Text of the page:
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Old 12-19-2011, 12:03 PM   #12
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The murders are not personal, it's business. I thought that the narco violence was targeted at rival groups, be they other drug traffickers, the police or the army. No reason to target the public, be they Mexican or Foreign. Collateral damage happens but there is one good reason for the drug cartels to avoid it: people will tolerate violence if it's bad guys on bad guys.

Think it hasn't occurred to both governments and the drug lords that killing enough Americans could provoke the American government to put sanctions on Mexico? Preventing wire transfers of money to Mexico would hit them hard. Bending the rules of NAFTA to slow cross border traffic down to where it made trade unprofitable would hit them harder.
These are all good points, as are W2R's. We will see. But as I say, when and if things go bad, it is very rare that foreigners are in the safety zone. Violence tends to find outsiders, and gringos are #1 outsiders in Mexico. It helps people who are trying to find you if you are unusually tall and unusually pale.

Whatever might or might not be rational, violence tends toward the irrational.

Ha
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Old 12-19-2011, 09:59 PM   #13
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These are all good points, as are W2R's. We will see. But as I say, when and if things go bad, it is very rare that foreigners are in the safety zone. Violence tends to find outsiders, and gringos are #1 outsiders in Mexico. It helps people who are trying to find you if you are unusually tall and unusually pale.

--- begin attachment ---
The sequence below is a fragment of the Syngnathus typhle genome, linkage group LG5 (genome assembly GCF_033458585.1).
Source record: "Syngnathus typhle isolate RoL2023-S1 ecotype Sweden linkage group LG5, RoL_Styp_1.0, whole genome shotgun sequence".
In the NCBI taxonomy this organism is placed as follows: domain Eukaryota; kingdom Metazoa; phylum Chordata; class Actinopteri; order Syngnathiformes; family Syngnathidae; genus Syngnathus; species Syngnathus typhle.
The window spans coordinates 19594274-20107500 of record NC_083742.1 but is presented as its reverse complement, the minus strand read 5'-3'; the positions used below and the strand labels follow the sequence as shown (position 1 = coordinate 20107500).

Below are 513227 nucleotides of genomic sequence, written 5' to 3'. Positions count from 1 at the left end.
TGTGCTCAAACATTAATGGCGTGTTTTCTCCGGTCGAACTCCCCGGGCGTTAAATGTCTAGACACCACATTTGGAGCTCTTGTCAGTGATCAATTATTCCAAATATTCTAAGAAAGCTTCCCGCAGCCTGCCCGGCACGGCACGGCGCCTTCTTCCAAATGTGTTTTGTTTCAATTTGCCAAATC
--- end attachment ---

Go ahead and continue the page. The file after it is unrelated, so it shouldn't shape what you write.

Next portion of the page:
Whatever might or might not be rational, violence tends toward the irrational.

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By 'things go bad' you mean bad as in the State Dept. sends all non essential personnel home and tells US citizens to leave the country pronto? Gotta agree with you there. I hope I'd have the sense to vacate before it got that bad.

Or bad is in the 16,273 murders last year in Mexico? How many of the 15,273 were gringos?

Everybody gets to decide how much risk they want to live with. This map shows murders in 2010. Cabo had 4, Puerto Vallarta 15, Cancun 0, Merida 0, Veracruz 2. On the other hand Mazatlan had 320. Why do some towns have low murder rates and others have high ones? Business infrastructure, transit routes, competition, degree of corruption all play a part. But it's also just good business not to shoot tourists or expats who have an uncle with huge piles of advanced weaponry and a history of intervening in your country.

http://www.google.com/fusiontables/e...z=6&t=3&l=col0
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Old 12-20-2011, 01:26 AM   #14
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By 'things go bad' you mean bad as in the State Dept. sends all non essential personnel home and tells US citizens to leave the country pronto? Gotta agree with you there. I hope I'd have the sense to vacate before it got that bad.